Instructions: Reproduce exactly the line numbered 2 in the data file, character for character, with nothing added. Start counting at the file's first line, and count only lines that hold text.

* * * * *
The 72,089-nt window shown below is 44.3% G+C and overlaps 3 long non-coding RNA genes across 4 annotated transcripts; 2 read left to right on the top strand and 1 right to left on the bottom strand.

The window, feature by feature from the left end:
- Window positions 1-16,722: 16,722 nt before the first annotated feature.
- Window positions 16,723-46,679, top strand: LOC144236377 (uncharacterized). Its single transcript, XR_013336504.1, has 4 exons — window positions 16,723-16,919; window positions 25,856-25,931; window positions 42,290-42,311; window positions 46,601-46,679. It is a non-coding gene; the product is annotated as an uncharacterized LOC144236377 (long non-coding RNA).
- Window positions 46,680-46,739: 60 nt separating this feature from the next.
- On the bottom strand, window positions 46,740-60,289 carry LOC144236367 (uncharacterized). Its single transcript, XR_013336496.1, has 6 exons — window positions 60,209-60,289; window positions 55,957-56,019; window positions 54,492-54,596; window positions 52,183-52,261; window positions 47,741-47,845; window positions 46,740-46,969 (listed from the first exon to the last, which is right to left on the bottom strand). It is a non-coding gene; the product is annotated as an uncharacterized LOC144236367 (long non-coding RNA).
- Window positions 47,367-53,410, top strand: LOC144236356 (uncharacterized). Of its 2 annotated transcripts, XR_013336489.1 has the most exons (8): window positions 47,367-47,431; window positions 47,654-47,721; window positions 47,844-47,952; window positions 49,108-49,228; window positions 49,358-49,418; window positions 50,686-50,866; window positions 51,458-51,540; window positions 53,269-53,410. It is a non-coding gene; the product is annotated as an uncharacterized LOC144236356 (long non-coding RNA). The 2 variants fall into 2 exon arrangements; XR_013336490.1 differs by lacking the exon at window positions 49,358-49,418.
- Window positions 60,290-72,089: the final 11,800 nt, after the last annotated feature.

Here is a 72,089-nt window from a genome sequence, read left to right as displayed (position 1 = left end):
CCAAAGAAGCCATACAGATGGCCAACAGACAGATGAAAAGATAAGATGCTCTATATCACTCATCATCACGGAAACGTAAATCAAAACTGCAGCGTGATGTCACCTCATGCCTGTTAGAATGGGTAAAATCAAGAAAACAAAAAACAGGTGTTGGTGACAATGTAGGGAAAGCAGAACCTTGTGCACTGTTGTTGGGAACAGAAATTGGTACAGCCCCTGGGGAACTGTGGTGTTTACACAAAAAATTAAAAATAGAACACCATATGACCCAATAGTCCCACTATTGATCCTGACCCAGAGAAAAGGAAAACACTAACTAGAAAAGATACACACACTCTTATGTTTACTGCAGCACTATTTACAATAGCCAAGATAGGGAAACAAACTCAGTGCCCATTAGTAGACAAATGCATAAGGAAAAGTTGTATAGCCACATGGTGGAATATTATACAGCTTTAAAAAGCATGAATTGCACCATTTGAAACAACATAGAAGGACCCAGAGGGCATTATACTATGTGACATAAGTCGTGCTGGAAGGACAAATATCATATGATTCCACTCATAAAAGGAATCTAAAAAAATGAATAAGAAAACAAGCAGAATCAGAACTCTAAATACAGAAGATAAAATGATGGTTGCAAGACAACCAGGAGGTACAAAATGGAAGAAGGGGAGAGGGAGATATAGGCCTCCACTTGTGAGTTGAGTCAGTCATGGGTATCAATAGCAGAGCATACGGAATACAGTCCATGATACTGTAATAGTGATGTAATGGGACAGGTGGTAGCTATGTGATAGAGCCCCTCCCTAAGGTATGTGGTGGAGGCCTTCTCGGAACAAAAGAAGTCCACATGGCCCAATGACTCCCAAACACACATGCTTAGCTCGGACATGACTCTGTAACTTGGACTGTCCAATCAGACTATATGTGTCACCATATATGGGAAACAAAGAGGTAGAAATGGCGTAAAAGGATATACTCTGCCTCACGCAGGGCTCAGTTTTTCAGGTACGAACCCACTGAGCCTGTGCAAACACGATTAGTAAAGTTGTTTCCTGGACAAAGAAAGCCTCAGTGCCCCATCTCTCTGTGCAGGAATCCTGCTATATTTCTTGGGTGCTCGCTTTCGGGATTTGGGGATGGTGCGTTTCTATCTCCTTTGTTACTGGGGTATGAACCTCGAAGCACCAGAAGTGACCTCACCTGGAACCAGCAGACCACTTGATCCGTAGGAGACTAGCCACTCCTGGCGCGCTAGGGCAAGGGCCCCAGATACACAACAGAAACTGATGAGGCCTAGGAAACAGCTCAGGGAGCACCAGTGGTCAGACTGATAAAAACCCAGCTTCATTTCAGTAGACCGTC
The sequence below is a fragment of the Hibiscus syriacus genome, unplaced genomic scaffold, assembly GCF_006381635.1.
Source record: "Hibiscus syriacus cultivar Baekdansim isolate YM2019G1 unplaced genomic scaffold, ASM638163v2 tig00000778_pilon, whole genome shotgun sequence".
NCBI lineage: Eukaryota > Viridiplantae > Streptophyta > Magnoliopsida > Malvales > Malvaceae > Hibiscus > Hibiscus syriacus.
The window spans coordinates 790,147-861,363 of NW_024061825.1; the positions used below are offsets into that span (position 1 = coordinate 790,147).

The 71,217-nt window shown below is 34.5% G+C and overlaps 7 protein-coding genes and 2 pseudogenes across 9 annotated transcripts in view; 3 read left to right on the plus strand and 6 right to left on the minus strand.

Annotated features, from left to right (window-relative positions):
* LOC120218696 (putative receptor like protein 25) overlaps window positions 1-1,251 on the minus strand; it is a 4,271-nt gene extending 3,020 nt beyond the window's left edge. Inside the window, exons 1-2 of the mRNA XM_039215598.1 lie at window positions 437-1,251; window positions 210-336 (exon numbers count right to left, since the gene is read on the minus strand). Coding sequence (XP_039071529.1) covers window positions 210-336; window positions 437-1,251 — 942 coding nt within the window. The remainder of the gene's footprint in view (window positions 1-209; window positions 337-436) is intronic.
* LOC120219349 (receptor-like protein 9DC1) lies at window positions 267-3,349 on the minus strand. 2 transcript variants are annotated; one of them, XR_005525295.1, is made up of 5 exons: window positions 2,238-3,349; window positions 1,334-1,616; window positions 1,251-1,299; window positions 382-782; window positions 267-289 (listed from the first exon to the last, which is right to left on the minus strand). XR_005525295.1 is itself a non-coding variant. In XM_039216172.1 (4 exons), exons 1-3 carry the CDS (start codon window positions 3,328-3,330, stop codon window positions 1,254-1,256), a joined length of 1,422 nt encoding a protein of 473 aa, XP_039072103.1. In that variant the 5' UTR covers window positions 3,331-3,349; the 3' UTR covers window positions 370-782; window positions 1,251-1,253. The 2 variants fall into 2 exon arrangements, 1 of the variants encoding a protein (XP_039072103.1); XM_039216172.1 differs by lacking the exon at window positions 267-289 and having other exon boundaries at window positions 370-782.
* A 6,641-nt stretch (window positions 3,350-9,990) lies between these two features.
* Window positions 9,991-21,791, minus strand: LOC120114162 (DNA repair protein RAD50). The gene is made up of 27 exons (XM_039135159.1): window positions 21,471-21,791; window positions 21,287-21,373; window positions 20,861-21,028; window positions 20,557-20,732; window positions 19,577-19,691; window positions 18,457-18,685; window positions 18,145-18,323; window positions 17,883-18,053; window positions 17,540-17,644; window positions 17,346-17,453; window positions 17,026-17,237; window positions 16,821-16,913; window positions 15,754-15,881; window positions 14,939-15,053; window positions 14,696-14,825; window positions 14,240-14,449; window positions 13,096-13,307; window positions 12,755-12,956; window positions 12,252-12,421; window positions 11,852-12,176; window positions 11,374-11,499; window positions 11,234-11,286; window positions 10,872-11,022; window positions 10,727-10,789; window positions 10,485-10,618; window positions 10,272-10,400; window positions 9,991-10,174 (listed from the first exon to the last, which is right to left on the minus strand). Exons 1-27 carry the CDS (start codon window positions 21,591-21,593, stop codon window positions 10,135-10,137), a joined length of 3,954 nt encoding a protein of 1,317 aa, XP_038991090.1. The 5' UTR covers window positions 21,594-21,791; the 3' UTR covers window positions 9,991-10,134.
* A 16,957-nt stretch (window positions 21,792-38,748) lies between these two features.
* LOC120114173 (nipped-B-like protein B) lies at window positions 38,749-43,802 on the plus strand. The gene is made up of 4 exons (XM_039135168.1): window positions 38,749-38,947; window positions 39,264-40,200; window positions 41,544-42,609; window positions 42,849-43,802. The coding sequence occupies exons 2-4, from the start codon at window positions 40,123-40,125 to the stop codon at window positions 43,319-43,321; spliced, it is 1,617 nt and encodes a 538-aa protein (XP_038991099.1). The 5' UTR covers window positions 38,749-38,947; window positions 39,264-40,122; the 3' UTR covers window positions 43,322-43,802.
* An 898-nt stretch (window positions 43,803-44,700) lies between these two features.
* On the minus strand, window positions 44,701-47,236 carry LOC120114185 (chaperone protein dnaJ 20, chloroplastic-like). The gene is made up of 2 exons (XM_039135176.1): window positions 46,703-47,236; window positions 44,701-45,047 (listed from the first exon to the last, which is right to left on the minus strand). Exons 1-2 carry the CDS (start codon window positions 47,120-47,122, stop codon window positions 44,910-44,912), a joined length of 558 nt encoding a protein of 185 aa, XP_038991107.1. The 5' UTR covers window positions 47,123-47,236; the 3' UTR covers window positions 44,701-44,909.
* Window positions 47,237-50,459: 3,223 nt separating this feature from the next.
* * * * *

The window, feature by feature from the left end: